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IEPs for Schools

Ten years ago my school district identified twenty elementary schools, out of about 130, as needing extra support. These schools were identified based on more than just test scores, although that was one factor. They looked at high rates of students living in poverty, large percentages of second language learners, and schools with high mobility rates. My school was one of the chosen ones. At the time it was presented poorly by the district and in the press and we felt attacked. However it didn’t take us long to recognize the benefits we were being offered and get focused on helping our kids.

These benefits included a full-time, permanent substitute. This position made it possible for us to take advantage of professional development opportunities and have extra support in classrooms at times. We were required to choose a ‘research-based program’ to implement. My school chose literacy collaborative, which gained us a full-time, primary, literacy coach. This is also how we had the opportunity to move to the modified calendar.

All of this costs money. Some of it costs significant amounts of money. As a result there was griping from schools that were not identified about how we were getting special treatment. Which is true, we were.

Over time I sorted out my thinking as I justified the situation to teachers at other schools. My analogy became the idea of an IEP (Individualized Education Plan) for a school. In a traditional school district all schools receive the same resources. The only reason for any difference between schools results from the difference in population size.

The concept of treating all students the same way in education is outdated. Even without IEPs we modify lessons, work, and behavior plans for different students. We know that they don’t all require exactly the same thing in order to succeed. But we still seem to believe that all schools require the same support and resources. If we are truly going to meet the needs of all children we are going to have to move beyond this thinking. We must be more thoughtful about what our different schools need and what we can do to make it happen.

3 Responses to “IEPs for Schools”

  1. I like the analogy. I’ve had teachers at other schools gripe when teachers at my school won district grants. They say we should not be allowed to apply because we “get all that Title I money”.

    This from teachers at a school were the PTO purchased a projector and Promethean board for every classroom.

    I don’t get attitude. I love sharing with other teachers.

    My school is striving to have an unofficial IEP for every student. Grade level teams have a 90 min meeting with our core team each week, while their students have a double period of specials (Art, music, PE, Library, or Art). The needs of every student are addressed over the course of these meetings. Kids that need extra help are given it, students who have mastered information are allowed to go in more depth or do independent projects based on their interest.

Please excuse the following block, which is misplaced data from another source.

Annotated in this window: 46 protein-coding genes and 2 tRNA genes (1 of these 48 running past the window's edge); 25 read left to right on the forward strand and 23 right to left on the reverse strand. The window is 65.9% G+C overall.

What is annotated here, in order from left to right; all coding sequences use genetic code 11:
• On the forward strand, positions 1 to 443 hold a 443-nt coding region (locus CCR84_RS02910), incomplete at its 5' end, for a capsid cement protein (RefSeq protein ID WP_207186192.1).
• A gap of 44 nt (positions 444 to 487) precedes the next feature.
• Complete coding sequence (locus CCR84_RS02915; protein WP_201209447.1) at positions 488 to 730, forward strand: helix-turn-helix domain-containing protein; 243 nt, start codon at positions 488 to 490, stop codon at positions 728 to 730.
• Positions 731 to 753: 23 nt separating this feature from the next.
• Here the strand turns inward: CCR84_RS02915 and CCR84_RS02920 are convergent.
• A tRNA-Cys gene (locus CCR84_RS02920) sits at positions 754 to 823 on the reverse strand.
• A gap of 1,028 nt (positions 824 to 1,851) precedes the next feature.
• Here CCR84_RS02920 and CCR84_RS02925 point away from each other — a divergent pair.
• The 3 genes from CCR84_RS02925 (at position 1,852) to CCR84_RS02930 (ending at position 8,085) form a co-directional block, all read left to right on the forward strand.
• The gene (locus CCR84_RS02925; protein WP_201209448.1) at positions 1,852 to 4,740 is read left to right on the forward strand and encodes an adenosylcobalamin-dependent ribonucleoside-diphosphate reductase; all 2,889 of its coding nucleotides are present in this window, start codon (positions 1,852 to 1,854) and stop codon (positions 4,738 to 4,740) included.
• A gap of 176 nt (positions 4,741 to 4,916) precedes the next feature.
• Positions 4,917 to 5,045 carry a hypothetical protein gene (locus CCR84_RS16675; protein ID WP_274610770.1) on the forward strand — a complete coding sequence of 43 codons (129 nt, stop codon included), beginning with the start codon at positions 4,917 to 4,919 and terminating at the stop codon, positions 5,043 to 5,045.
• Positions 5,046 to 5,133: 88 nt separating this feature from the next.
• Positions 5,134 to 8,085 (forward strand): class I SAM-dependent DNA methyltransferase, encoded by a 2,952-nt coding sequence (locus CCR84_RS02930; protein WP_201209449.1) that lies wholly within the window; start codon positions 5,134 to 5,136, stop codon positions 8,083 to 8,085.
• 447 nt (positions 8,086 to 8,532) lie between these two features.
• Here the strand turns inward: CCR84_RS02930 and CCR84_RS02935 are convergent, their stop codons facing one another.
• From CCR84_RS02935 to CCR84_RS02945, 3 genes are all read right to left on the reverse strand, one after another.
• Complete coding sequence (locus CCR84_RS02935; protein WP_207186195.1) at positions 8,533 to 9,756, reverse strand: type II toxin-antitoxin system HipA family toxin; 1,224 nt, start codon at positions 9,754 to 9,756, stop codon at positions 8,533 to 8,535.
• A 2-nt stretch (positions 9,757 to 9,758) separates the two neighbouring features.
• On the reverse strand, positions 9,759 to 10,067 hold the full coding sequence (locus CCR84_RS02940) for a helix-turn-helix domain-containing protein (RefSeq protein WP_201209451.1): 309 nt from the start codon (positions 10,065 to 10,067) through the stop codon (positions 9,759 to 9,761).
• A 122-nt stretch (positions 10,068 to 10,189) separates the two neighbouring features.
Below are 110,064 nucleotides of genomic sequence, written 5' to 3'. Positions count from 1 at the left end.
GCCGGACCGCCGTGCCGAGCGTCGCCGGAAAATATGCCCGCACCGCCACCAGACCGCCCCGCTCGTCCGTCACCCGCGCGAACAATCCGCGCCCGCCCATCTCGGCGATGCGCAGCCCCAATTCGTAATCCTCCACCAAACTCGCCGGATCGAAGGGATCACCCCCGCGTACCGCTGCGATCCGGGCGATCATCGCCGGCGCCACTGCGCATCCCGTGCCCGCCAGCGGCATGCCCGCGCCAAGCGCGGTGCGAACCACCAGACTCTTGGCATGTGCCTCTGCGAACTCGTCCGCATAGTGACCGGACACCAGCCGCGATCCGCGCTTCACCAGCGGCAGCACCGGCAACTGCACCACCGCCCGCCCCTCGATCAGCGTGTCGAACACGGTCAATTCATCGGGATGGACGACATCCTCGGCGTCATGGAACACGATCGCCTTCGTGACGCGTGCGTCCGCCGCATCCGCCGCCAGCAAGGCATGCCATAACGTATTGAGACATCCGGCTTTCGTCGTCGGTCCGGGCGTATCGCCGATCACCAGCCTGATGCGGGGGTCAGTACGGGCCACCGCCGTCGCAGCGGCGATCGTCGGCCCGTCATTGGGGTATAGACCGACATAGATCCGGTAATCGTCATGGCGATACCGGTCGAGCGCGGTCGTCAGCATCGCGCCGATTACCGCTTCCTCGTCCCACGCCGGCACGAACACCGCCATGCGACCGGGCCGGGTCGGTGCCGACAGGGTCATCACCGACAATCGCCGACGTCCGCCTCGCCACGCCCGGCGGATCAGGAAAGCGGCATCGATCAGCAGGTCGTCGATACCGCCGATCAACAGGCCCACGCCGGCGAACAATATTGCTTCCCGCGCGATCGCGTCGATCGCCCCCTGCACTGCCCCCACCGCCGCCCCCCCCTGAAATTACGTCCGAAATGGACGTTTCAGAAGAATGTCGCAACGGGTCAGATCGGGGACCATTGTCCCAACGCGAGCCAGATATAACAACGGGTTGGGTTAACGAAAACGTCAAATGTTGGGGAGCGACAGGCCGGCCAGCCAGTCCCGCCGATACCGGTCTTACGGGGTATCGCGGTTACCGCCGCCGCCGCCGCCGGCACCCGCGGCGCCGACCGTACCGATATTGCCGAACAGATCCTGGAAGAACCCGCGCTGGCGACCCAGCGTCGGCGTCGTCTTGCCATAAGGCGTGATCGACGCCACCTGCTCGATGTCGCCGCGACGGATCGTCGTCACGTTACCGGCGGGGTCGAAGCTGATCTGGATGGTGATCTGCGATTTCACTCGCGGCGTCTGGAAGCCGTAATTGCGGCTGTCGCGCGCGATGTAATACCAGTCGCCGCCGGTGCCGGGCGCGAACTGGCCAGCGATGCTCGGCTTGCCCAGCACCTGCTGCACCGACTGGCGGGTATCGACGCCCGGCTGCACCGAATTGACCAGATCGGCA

I often have 2 or 3 different grade levels in my tech lab. A class I’m teaching and various numbers of 3rd – 5th graders working on independent projects or using online tutoring programs.

  2. MrTeach says:

    IEP’s per school is a great explanation, but I do have a few concerns. Are vouchers available for those students who could possibly score higher at another school? If the school requires that much extra support, should the district allow students to opt out of attending that school? My second question is why isn’t the district moving their best teachers to that school, or are they? Obviously, I’m just thinking of questions that will arise and I don’t know the answers.

  3. alicemercer says:

    Mr Teach, if a school is in PI Year 2 the district has to offer families the option of other schools in the district. In my district, schools in nicer neighborhoods are usually under-enrolled (families send their kids to private schools, or don’t have kids). I will say that my own experience and most studies show middle/upper class parents have a MUCH different approach as consumers of education than parents of poor students and especially underachieving students. You can see some of that here (http://blogs.edweek.org/edweek/eduwonkette/2008/07/cool_people_you_should_know_st.html) in this review of a sociologist work at Eduwonkette.

    I think it shows why choice programs, vouchers, and charters (especially ones that have even minimal entrance requirements) will never be the whole answer to the achievement gap. The best argument that libertarian minded folks (http://meganmcardle.theatlantic.com/archives/education/) have is, well it helps some of them. That won’t get the job done, and it won’t help create a work-force that will be able to “pay” your and my social security when we retire.

    It looks like the school I started at in Oakland may be shut down (it was already reconstituted). I’ll try to blog about that should it come to pass.

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